the funds needed to help pay health-related costs their primary insurance might
not cover. According to the report, that’s crucial considering 72 percent would
not be able to adjust4 to the large financial costs associated with
a serious injury or illness. Here are some other reasons to offer voluntary
options:

  • Voluntary insurance can help provide employees with financial safety nets that may keep their minds on their jobs and not on money concerns. That’s especially important given that 28 percent of millennials who participated in the 2015 Aflac WorkForces Report said personal financial issues are a top non-work-related issue that distracts them while they’re on their job.
  • Voluntary insurance pays cash benefits regardless of any other insurance coverage employees have in place, including policies available through government health care exchanges.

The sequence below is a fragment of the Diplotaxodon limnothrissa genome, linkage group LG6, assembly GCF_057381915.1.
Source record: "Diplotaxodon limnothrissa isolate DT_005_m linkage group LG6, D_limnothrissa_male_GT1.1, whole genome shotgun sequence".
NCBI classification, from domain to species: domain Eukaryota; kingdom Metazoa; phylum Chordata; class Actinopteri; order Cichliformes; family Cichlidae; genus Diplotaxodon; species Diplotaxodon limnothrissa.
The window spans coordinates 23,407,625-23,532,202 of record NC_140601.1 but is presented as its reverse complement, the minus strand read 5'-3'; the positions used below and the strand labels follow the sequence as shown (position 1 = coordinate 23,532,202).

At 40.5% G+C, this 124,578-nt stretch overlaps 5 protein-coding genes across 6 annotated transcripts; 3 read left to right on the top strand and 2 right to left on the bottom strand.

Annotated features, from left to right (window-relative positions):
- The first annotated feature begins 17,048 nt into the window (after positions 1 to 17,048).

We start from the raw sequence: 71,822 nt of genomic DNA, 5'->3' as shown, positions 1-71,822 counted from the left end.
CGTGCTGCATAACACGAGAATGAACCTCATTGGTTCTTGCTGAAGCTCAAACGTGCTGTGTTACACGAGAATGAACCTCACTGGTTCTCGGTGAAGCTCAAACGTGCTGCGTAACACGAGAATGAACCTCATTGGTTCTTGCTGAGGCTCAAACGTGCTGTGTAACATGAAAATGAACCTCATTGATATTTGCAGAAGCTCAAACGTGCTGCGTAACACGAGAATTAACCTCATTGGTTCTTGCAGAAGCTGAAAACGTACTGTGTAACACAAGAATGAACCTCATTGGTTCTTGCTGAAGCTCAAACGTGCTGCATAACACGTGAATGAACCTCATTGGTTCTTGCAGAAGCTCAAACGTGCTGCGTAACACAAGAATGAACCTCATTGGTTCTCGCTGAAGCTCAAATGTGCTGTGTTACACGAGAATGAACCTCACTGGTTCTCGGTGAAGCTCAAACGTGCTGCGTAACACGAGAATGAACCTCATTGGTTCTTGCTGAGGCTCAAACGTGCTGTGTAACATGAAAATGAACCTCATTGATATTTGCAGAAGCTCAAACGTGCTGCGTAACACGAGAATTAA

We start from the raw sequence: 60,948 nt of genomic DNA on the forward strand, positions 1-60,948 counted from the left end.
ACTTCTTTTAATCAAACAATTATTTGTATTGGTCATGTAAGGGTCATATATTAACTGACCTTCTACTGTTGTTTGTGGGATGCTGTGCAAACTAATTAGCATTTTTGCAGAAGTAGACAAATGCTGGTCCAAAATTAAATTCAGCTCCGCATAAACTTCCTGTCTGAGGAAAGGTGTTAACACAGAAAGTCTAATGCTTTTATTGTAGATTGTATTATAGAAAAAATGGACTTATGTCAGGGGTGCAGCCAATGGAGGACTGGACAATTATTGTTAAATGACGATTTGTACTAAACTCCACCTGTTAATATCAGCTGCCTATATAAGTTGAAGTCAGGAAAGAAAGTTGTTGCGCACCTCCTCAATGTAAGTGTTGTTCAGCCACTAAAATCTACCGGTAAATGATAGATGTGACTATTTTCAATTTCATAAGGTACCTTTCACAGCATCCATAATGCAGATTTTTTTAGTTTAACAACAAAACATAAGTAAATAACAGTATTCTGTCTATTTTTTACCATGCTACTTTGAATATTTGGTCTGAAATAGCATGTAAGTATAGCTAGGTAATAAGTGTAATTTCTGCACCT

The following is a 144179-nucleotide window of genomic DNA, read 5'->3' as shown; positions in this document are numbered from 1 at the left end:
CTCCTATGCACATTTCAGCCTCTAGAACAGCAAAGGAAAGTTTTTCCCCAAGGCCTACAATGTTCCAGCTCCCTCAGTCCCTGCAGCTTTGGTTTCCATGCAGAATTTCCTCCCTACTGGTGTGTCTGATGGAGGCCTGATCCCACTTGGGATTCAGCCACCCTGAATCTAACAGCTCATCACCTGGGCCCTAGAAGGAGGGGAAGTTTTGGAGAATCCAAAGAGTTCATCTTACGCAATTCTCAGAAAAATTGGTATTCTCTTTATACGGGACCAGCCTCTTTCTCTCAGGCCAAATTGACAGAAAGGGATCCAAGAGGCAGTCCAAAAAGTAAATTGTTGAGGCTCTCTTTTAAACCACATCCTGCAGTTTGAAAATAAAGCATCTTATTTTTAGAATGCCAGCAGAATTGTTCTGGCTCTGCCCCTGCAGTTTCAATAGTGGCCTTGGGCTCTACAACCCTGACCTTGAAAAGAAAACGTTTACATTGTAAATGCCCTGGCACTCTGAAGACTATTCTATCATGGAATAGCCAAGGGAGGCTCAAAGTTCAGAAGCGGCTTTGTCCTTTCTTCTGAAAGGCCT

The bottom line?
Today’s millennials might not be looking for reasons to go; they could be
looking for reasons to stay. By offering a variety of voluntary insurance
options — from accident and disability coverage to life insurance,
hospitalization, dental, vision and more — employers can encourage the latest
generation of workers to stick around for a while.

About the study

The 2015 Aflac
WorkForces Report is the fifth annual Aflac employee benefits study. The study,
conducted in February 2015 by Research Now, captured responses from 1,977
benefits decision-makers and 5,337 employees from across the United States. To
learn more about the Aflac WorkForces Report, visit AflacWorkForcesReport.com.

1Bureau of
Labor Statistics, “America’s young adults at 27,” accessed June 2, 2015 – http://www.bls.gov/news.release/pdf/nlsyth.pdf

2PwC,
“Millennials at work: Reshaping the workplace,” accessed June 2, 2015 -http://www.pwc.com/gx/en/managing-tomorrows-people/future-of-work/millennials-survey.jhtml

32015 Aflac
WorkForces Report, conducted by Research Now for Aflac, accessed June 2, 2015 –
http://workforces.aflac.com/

4Includes
somewhat, strongly and completely agree